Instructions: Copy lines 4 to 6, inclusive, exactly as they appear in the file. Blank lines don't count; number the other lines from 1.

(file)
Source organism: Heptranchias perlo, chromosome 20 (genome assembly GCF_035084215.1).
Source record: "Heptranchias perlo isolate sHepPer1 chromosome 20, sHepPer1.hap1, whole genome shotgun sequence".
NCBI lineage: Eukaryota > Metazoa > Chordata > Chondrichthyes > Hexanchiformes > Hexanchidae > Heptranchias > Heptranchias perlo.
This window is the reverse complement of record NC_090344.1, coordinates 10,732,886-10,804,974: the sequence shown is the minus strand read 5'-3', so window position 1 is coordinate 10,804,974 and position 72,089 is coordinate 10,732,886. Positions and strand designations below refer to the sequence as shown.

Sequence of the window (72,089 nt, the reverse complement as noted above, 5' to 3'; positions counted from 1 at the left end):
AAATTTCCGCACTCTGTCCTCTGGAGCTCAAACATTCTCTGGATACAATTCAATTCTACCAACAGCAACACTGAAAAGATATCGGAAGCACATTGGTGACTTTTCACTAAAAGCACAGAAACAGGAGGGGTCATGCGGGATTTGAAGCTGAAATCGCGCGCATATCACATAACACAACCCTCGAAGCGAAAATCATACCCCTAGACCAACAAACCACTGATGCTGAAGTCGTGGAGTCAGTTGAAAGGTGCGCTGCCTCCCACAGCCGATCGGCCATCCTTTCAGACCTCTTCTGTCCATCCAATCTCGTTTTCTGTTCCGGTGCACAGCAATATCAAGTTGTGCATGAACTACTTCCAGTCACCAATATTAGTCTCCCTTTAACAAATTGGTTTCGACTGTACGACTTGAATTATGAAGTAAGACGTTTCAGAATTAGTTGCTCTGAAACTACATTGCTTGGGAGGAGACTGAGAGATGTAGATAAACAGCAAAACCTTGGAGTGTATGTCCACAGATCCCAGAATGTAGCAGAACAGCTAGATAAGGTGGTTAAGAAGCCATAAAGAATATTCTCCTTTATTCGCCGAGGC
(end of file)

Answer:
This window is the reverse complement of record NC_090344.1, coordinates 10,732,886-10,804,974: the sequence shown is the minus strand read 5'-3', so window position 1 is coordinate 10,804,974 and position 72,089 is coordinate 10,732,886. Positions and strand designations below refer to the sequence as shown.

Sequence of the window (72,089 nt, the reverse complement as noted above, 5' to 3'; positions counted from 1 at the left end):
AAATTTCCGCACTCTGTCCTCTGGAGCTCAAACATTCTCTGGATACAATTCAATTCTACCAACAGCAACACTGAAAAGATATCGGAAGCACATTGGTGACTTTTCACTAAAAGCACAGAAACAGGAGGGGTCATGCGGGATTTGAAGCTGAAATCGCGCGCATATCACATAACACAACCCTCGAAGCGAAAATCATACCCCTAGACCAACAAACCACTGATGCTGAAGTCGTGGAGTCAGTTGAAAGGTGCGCTGCCTCCCACAGCCGATCGGCCATCCTTTCAGACCTCTTCTGTCCATCCAATCTCGTTTTCTGTTCCGGTGCACAGCAATATCAAGTTGTGCATGAACTACTTCCAGTCACCAATATTAGTCTCCCTTTAACAAATTGGTTTCGACTGTACGACTTGAATTATGAAGTAAGACGTTTCAGAATTAGTTGCTCTGAAACTACATTGCTTGGGAGGAGACTGAGAGATGTAGATAAACAGCAAAACCTTGGAGTGTATGTCCACAGATCCCAGAATGTAGCAGAACAGCTAGATAAGGTGGTTAAGAAGCCATAAAGAATATTCTCCTTTATTCGCCGAGGC